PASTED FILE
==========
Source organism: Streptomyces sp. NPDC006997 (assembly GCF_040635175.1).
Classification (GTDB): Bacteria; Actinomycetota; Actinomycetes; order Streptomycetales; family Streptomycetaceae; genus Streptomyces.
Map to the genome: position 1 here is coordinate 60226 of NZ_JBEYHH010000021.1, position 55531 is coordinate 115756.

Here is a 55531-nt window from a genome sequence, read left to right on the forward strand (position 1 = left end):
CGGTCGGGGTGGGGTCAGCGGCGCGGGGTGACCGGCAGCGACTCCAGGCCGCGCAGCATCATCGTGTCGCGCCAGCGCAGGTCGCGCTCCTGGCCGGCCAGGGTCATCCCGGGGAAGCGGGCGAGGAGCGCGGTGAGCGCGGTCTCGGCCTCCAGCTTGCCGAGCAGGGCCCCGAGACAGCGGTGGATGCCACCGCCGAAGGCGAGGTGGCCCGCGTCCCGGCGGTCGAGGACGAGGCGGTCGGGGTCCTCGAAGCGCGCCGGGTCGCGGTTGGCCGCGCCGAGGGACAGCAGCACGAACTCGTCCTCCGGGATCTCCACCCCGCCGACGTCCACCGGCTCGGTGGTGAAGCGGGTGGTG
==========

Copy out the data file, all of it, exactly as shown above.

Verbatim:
Source organism: Streptomyces sp. NPDC006997 (assembly GCF_040635175.1).
Classification (GTDB): Bacteria; Actinomycetota; Actinomycetes; order Streptomycetales; family Streptomycetaceae; genus Streptomyces.
Map to the genome: position 1 here is coordinate 60226 of NZ_JBEYHH010000021.1, position 55531 is coordinate 115756.

Here is a 55531-nt window from a genome sequence, read left to right on the forward strand (position 1 = left end):
CGGTCGGGGTGGGGTCAGCGGCGCGGGGTGACCGGCAGCGACTCCAGGCCGCGCAGCATCATCGTGTCGCGCCAGCGCAGGTCGCGCTCCTGGCCGGCCAGGGTCATCCCGGGGAAGCGGGCGAGGAGCGCGGTGAGCGCGGTCTCGGCCTCCAGCTTGCCGAGCAGGGCCCCGAGACAGCGGTGGATGCCACCGCCGAAGGCGAGGTGGCCCGCGTCCCGGCGGTCGAGGACGAGGCGGTCGGGGTCCTCGAAGCGCGCCGGGTCGCGGTTGGCCGCGCCGAGGGACAGCAGCACGAACTCGTCCTCCGGGATCTCCACCCCGCCGACGTCCACCGGCTCGGTGGTGAAGCGGGTGGTG